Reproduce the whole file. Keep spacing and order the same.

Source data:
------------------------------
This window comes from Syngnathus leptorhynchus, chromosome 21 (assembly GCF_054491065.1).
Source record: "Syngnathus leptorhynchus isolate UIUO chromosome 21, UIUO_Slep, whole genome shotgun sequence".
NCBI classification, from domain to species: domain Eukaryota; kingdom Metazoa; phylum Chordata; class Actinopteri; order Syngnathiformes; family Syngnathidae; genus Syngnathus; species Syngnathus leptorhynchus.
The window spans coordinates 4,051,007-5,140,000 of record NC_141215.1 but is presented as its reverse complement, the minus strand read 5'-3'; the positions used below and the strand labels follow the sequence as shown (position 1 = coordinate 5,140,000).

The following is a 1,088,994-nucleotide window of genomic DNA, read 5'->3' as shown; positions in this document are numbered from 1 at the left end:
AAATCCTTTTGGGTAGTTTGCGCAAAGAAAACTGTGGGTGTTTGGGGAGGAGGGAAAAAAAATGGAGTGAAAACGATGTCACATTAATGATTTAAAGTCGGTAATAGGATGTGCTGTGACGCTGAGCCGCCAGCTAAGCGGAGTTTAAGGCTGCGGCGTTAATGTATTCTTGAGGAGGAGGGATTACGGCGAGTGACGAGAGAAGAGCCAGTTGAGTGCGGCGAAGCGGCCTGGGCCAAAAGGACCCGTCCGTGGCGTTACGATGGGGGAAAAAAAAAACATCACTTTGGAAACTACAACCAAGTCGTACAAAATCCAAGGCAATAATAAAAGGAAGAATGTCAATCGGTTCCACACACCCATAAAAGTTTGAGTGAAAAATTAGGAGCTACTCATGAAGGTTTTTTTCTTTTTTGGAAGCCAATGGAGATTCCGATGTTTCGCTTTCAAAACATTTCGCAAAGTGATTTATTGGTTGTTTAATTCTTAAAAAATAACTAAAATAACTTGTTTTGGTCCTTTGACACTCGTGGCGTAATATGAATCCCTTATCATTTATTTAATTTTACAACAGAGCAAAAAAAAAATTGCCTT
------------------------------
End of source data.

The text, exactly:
This window comes from Syngnathus leptorhynchus, chromosome 21 (assembly GCF_054491065.1).
Source record: "Syngnathus leptorhynchus isolate UIUO chromosome 21, UIUO_Slep, whole genome shotgun sequence".
NCBI classification, from domain to species: domain Eukaryota; kingdom Metazoa; phylum Chordata; class Actinopteri; order Syngnathiformes; family Syngnathidae; genus Syngnathus; species Syngnathus leptorhynchus.
The window spans coordinates 4,051,007-5,140,000 of record NC_141215.1 but is presented as its reverse complement, the minus strand read 5'-3'; the positions used below and the strand labels follow the sequence as shown (position 1 = coordinate 5,140,000).

The following is a 1,088,994-nucleotide window of genomic DNA, read 5'->3' as shown; positions in this document are numbered from 1 at the left end:
AAATCCTTTTGGGTAGTTTGCGCAAAGAAAACTGTGGGTGTTTGGGGAGGAGGGAAAAAAAATGGAGTGAAAACGATGTCACATTAATGATTTAAAGTCGGTAATAGGATGTGCTGTGACGCTGAGCCGCCAGCTAAGCGGAGTTTAAGGCTGCGGCGTTAATGTATTCTTGAGGAGGAGGGATTACGGCGAGTGACGAGAGAAGAGCCAGTTGAGTGCGGCGAAGCGGCCTGGGCCAAAAGGACCCGTCCGTGGCGTTACGATGGGGGAAAAAAAAAACATCACTTTGGAAACTACAACCAAGTCGTACAAAATCCAAGGCAATAATAAAAGGAAGAATGTCAATCGGTTCCACACACCCATAAAAGTTTGAGTGAAAAATTAGGAGCTACTCATGAAGGTTTTTTTCTTTTTTGGAAGCCAATGGAGATTCCGATGTTTCGCTTTCAAAACATTTCGCAAAGTGATTTATTGGTTGTTTAATTCTTAAAAAATAACTAAAATAACTTGTTTTGGTCCTTTGACACTCGTGGCGTAATATGAATCCCTTATCATTTATTTAATTTTACAACAGAGCAAAAAAAAAATTGCCTT